Your parrotlet will need a space with minimal measurements of 18 by 18 inches. You should increase the size of the enclosure with each parrotlet you introduce.
Parrotlets, like many birds, are herbivores. Their diet should be 45% pellets, 25% low-fat seed mix, and the remainder being various grass seeds, fruits, and veggies. Since these birds are small, they don’t require a lot of food, which can be appealing for people looking to save money on parrot ownership.
If you offer fruits and veggies to your parrotlet, make sure they’re on a “safe for parrotlets to eat” list. Also, always thoroughly wash the vegetables and fruits to remove any dirt, debris, and pesticides.
When it comes to traditional grooming, you don’t have a lot of work to do here. All you have to do is fill up a shallow, lukewarm bowl of water that your bird can’t tip over. Your parrotlet will gladly hop in and do all the grooming and cleaning themselves.
However, it is your responsibility as a bird owner to ensure that their flight wings are trimmed appropriately. If you don’t trim them every 6 weeks, they will grow back, and your bird will regain flight ability. This can cause them to seriously injure themselves, and it can also cause unwanted escapes.
If you don’t feel comfortable performing this yourself, you can always consult your avian veterinarian for guidance.
If you care for your parrotlet properly, they can live up to 30 years in captivity. As long as you closely monitor their behavior, provide them with a proper diet, and give them lots of overall care and attention, you should have a happy bird. However, sometimes the unexpected can crop up.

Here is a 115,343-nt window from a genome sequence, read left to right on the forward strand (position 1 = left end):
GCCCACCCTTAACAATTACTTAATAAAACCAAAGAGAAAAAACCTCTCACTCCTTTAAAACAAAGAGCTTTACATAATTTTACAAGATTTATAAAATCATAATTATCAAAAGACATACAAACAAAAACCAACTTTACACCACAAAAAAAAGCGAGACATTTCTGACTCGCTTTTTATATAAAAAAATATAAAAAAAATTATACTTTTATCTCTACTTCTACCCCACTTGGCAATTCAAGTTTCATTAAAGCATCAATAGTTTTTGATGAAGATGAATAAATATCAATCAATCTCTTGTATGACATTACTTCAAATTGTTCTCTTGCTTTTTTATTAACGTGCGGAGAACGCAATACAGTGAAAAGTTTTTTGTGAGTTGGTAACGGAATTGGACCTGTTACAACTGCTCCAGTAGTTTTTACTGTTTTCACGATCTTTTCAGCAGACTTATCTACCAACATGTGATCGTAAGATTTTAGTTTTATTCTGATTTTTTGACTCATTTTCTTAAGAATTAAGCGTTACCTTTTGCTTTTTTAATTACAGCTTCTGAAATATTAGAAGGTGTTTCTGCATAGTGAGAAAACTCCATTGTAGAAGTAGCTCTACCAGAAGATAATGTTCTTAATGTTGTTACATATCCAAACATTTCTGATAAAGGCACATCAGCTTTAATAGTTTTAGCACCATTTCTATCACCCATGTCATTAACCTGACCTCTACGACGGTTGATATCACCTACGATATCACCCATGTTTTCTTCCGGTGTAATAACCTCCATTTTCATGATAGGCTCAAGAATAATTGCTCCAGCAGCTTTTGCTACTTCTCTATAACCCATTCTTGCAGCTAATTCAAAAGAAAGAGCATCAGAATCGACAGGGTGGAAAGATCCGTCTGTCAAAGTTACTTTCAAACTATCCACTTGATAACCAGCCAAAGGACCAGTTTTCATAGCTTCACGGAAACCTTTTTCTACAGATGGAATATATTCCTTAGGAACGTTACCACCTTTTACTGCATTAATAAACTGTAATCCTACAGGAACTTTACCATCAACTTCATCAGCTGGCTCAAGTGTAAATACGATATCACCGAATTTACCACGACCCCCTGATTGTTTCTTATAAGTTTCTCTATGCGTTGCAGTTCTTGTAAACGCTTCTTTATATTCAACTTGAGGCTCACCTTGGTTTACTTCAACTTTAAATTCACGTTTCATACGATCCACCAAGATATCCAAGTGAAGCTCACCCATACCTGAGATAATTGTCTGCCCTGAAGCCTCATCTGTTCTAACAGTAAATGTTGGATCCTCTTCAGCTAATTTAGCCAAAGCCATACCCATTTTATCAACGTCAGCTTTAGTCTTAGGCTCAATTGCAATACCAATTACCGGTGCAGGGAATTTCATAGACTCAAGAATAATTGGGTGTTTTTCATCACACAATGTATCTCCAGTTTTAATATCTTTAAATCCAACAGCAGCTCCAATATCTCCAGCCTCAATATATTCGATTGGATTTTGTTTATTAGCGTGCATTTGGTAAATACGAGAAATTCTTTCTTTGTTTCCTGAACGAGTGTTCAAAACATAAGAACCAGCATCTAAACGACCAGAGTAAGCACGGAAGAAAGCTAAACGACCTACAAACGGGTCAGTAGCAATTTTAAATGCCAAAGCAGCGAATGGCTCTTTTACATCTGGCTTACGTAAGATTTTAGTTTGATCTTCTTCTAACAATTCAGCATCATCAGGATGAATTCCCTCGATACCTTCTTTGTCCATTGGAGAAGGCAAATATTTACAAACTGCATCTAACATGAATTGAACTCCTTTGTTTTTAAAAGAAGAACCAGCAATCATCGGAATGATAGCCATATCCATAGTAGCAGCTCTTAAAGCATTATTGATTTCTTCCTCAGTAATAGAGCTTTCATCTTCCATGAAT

As with any other animal, your parrotlet is prone to specific health issues. To avoid any progressive illnesses, constantly monitor your parrotlet’s behavior, and get them to the vet right away if you think that there is something wrong.
Many birds don’t show clinical signs until the sickness is advanced. So, if you notice signs like lethargy, diarrhea, lying on the bottom of the cage, or lack of appetite, it’s time to act quickly.
Parrotlets are challenging to breed in captivity. We recommend avoiding this unless you are an experienced hobbyist.
Both birds should be at least 1 year of age prior to breeding. Once breeding commences, the female’s vent becomes swollen before laying her clutch. A single parrotlet can lay up to 10 eggs per clutch, but six is a good average. She will lay a new egg every other day until her cycle is complete. After an incubation period of roughly 18 days, the babies emerge from their eggs.
Although these pocket parrots can be challenging to own (especially if you’re unfamiliar with the species), they can be incredibly rewarding. Just make sure you have the space, patience, and commitment to care for these beautiful little creatures before bringing them home.
Parrotlets are colorful in both personality and feathering. Do they sound like one would make a good match for you?
- Related Reads: Where Should You Buy a Parrotlet?
Featured Image Credit by: Rafael Cerqueira, Shutterstock